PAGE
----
GOP lawmaker: 'Quit electing' Dems for national security

Rep. Trent FranksTrent FranksGOP rep: North Korea wants Iran-type nuclear deal Debt-ceiling gambit stirs GOP debate GOP rep shares story of brother with Down syndrome, condemns abortions MORE (R-Ariz.) said Wednesday that Americans would have to quit voting for Democrats if they hope to bolster U.S. national security.

"The American people are going to have to wake up on something," Franks said on Fox Business Network. "If they want this country to be secure, they better quit electing liberal, left-wing Democrats for national security purposes, because it isn't working out very well."

In the interview, the Arizona Republican placed blame on former Democratic Presidents Bill ClintonBill ClintonGOP rep: North Korea wants Iran-type nuclear deal Lawmakers, pick up the ball on health care and reform Medicaid The art of the small deal MORE and Barack ObamaBarack Hussein ObamaGOP rep: North Korea wants Iran-type nuclear deal Dems fear lasting damage from Clinton-Sanders fight Iran's president warns US will pay 'high cost' if Trump ditches nuclear deal MORE for fueling the rapid advancement of North Korea's weapons programs and a downsizing of the U.S. military.


Tensions between the U.S. and North Korea escalated this week after President Trump threatened to unleash "fire and fury" on the reclusive country if it continues to threaten the U.S.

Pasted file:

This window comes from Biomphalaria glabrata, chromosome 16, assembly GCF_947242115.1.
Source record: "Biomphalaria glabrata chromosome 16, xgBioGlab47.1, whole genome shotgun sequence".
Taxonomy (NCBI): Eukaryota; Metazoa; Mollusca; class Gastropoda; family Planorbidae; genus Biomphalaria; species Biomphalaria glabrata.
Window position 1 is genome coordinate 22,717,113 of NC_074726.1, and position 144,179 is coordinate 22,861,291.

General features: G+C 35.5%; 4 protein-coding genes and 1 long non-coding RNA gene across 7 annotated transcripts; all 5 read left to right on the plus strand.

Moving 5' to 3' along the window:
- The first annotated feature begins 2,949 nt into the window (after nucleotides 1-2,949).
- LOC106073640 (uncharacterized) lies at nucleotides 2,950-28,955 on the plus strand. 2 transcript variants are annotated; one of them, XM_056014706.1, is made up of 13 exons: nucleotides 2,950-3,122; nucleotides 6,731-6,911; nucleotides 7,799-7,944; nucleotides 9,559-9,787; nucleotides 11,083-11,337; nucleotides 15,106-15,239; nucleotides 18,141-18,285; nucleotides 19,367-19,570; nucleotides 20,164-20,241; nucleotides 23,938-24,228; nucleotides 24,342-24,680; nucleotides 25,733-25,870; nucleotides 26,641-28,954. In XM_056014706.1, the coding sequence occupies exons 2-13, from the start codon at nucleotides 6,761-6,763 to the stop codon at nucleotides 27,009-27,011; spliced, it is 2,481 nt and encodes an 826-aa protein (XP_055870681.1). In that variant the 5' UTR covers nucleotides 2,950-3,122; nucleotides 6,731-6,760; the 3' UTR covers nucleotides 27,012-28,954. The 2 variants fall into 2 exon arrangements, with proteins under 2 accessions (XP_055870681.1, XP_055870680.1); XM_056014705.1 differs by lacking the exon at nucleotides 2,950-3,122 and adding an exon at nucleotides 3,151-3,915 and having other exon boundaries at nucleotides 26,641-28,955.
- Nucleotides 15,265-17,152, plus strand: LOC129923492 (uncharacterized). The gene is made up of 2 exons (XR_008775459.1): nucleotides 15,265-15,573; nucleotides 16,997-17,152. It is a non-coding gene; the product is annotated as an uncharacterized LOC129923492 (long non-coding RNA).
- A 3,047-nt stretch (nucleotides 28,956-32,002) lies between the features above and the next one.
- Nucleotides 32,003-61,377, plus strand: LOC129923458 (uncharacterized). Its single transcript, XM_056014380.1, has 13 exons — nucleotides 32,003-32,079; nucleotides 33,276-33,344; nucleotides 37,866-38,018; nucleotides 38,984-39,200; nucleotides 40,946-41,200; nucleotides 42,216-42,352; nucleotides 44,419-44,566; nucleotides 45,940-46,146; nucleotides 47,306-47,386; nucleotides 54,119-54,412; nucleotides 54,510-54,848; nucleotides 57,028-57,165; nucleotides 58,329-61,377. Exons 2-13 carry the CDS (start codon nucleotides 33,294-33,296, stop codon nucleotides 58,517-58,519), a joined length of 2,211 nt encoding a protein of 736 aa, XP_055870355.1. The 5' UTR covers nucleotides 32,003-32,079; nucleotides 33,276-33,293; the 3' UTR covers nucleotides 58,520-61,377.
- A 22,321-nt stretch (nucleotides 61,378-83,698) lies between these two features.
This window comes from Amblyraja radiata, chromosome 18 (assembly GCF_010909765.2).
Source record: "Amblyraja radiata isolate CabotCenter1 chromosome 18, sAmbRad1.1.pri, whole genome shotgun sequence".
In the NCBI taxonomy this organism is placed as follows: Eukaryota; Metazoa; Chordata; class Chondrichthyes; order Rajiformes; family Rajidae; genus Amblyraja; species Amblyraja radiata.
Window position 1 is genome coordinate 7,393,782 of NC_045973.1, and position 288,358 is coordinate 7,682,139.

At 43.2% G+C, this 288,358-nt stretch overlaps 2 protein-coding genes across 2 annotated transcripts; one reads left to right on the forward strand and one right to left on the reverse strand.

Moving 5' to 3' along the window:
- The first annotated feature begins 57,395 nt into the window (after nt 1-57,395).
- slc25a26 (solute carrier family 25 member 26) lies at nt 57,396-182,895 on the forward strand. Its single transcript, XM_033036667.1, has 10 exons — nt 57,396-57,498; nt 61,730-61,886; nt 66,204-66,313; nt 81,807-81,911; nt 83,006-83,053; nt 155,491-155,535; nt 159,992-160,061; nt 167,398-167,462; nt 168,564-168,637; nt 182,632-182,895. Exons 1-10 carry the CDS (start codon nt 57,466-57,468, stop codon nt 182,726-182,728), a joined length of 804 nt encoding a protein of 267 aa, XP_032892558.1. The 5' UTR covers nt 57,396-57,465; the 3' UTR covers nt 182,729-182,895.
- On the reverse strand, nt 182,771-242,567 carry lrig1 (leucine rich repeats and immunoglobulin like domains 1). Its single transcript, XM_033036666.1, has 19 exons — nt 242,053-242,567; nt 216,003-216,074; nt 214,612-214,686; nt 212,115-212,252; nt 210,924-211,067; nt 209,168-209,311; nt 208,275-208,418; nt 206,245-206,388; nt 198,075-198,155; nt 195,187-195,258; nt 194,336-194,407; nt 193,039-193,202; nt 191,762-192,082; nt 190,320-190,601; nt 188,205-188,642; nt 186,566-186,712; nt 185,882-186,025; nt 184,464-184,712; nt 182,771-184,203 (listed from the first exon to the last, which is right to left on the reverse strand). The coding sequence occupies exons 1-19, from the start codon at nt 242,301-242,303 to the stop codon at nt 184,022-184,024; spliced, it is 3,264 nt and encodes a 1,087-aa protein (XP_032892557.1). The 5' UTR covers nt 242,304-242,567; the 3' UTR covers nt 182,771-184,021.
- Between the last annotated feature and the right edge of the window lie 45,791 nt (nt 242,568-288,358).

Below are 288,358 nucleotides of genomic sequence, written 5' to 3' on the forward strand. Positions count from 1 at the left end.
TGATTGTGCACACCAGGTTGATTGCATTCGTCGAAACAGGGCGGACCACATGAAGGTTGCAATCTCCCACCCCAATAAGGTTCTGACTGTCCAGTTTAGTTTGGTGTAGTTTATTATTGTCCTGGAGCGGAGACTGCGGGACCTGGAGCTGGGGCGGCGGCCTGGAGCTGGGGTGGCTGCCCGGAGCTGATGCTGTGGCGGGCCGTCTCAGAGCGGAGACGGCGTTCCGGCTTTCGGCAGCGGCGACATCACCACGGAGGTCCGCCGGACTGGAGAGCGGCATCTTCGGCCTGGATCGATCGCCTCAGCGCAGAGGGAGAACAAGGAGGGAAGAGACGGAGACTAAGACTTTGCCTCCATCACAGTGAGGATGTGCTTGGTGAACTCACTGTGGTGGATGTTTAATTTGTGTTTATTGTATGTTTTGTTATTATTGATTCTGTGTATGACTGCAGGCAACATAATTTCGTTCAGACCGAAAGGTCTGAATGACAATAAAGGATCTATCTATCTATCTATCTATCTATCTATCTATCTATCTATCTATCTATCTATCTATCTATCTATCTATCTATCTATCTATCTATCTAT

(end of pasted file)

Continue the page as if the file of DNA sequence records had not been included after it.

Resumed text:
That followed reports that North Korea had developed a miniaturized nuclear warhead small enough to be delivered by a ballistic missile. 

North Korea's military responded to Trump's warning on Tuesday, saying that it was examining a possible strike on Guam, a U.S. territory in the Pacific that hosts about 6,000 troops. 

While some administration officials like Secretary of State Rex TillersonRex Wayne TillersonOvernight Regulation: Trump adviser affirms plans to leave climate deal | FDA to study new cigarette warning labels | DOJ investigating Equifax stock sales Top US security official targeted in Cuba Embassy covert attacks: report Trump adviser tells foreign officials no change on Paris climate deal MORE have defended the president's rhetoric on North Korea, Trump has also come under fire by some lawmakers who say he is unnecessarily escalating the confrontation with Pyongyang.

North Korea has stepped up the pace of its missile tests since Trump took office in January. Last month, it successfully tested for the first time an intercontinental ballistic missile believed to be capable of striking the continental U.S.